127 Hours 4.5/5

127 Hours
James Franco gives a sublime performance throughout this film. We watch him move from cocky jock impressing women, to lamenting his own hubris, to displaying the human will to survive no matter what the personal cost.
Feminism/Gender Representations
The film, based on the book “Between a Rock and a Hard Place”, features periphery female characters, but that is because two thirds of the film portrays Aron Ralston’s quest for survival while in an extreme situation, thinking back over his life, and his treatment of his family and ex-girlfriend.
I enjoyed watching the protagonist’s character develop from a cock sure mountaineering type to a simple man who loves his family and has been placed in an extremely difficult situation. It reminds you that you never really know what is behind someone’s facade, man or woman.
Aron laments his treatment of his parents, especially his mother, as by not returning her call, he realises that no one knows where he is, or that he is even missing. This leads him to lament his own macho bravado:

Aron Ralston: I do see! Now… Is it true that despite, or maybe because you’re a big fucking hard hero… you didn’t tell anyone where you were going?

Aron Ralston: Yeah. That’s absolutely correct.

The strong family theme to the film is heightened by the ending, in which we see the author of the book, and are told nothing more about his life after amputating his own arm other than when he met his partner and that they have a child. This suggests that the purpose of a man’s life is to find someone to start a family with, which is a rather middle American, Christian conclusion to the film, which is surprising given that there is no talk of “God” or a “creator” within the film, except for a small reference to the event being predestined for both Aron, and the rock.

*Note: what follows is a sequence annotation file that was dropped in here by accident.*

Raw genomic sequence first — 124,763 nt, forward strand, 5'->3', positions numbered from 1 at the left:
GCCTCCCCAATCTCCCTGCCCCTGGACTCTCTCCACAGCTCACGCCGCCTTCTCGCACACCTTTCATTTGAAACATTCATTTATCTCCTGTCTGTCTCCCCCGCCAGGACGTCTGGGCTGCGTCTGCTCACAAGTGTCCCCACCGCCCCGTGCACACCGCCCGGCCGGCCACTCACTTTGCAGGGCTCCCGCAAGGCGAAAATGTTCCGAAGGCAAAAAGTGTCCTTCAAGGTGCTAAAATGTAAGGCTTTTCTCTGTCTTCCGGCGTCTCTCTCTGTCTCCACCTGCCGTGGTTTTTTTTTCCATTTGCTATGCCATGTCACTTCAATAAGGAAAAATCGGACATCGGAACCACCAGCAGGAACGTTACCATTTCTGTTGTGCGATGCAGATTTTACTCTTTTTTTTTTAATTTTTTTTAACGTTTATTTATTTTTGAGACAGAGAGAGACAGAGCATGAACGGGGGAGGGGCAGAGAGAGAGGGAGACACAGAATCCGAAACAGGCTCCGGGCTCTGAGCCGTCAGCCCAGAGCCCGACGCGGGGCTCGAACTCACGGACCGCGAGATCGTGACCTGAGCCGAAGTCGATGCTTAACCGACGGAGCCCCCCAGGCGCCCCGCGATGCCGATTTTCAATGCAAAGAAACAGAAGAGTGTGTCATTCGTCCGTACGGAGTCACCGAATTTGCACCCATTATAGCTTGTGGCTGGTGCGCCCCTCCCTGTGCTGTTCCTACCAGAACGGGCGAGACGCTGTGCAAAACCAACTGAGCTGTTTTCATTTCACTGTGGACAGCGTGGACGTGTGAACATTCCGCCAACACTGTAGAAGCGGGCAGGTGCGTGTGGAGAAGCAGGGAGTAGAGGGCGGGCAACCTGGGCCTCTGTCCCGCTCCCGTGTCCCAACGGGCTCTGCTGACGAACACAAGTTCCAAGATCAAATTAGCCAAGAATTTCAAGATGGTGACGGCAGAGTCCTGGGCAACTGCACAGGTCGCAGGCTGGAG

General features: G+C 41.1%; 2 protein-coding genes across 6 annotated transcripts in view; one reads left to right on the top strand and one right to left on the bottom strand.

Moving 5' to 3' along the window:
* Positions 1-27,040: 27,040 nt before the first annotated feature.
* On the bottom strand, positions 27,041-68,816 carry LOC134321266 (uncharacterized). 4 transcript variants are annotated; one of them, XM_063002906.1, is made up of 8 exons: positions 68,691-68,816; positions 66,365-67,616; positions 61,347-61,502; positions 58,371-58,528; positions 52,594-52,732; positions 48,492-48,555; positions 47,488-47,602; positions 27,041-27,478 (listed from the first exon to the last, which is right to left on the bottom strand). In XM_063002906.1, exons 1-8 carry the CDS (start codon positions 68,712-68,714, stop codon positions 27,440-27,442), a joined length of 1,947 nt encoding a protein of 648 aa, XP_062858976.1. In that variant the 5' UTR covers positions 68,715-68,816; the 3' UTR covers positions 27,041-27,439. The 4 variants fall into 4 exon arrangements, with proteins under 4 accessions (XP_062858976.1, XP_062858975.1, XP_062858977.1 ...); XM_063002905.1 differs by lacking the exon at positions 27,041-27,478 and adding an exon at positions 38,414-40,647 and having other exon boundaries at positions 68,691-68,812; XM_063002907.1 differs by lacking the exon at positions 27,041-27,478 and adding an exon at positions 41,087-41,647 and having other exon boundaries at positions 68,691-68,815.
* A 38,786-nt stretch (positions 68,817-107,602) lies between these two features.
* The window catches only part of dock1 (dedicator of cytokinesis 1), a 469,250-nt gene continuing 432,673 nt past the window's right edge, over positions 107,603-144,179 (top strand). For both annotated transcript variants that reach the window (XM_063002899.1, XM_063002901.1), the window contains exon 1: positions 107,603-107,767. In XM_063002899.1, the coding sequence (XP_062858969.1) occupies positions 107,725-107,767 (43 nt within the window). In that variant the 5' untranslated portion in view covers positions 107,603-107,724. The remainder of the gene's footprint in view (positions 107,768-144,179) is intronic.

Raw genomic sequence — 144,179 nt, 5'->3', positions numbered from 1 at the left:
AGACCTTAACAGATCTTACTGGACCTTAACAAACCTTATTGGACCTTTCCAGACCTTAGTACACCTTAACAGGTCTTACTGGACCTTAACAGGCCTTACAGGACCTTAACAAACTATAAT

Negatives: Product Placement
I don’t want to give the brands a drop more publicity, so I’m not going to name all of the brands mentioned in the film, but I will say this: I counted 6 products placed in the film.
After dabbling in making a documentary and watching teams work, I realise that making a film is incredibly expensive, especially equipment and post production. I suppose if someone doesn’t want to see products advertised (subtley or otherwise), they should support the movie industry by paying to see films in the cinema, or paying an online service to watch films at home, instead of illegal downloads.
But according to Box Office Mojo, the film had a worldwide gross of just over $60 million USD, with a production budget of $18 million, so the net profit was 42 million USD. Leaves a person wondering why product placement would be needed in a film that was so popular.
Stats: Film Affinity
Running Time
93 min.
 United Kingdom
Danny Boyle
Simon Beaufoy, Danny Boyle (Book: Aron Ralston)
A.R. Rahman
Anthony Dod Mantle, Enrique Chediak
James Franco, Kate Mara, Amber Tamblyn, Clemence Poesy, Treat Williams, Kate Burton, Lizzy Caplan
Production Co.
Co-production UK-USA; Fox Searchlight Pictures / Pathé
Drama. Adventure | Mountaing Climbing. Survival Film. Biography. Based on a true story. Nature
Synopsis / Plot
Based on the Aron Ralston true story, a reckless young american mountain climber who became famous in May 2003 when he was forced to amputate his lower right arm with a dull knife in order to free himself after his arm became trapped by a boulder when he was mountaineering in Utah.
2010: Academy Awards: 6 Nominations, incl. Best Picture, Screenplay and Actor (Franco)
2010: Golden Globes: 3 Nominations: Best Actor Drama (James Franco), OST, Screenplay
2010: 8 nominations for BAFTA Awards, including Best British Film, Director and Actor
2010: Independent Spirit Awards: Best Actor (Franco). 3 Nominations, including Best Film
2010: American Film Institute (AFI): Top 10 – Movies of the Year
2010: Critics’ Choice Awards: Best Song. 8 Nominations, including Best Picture

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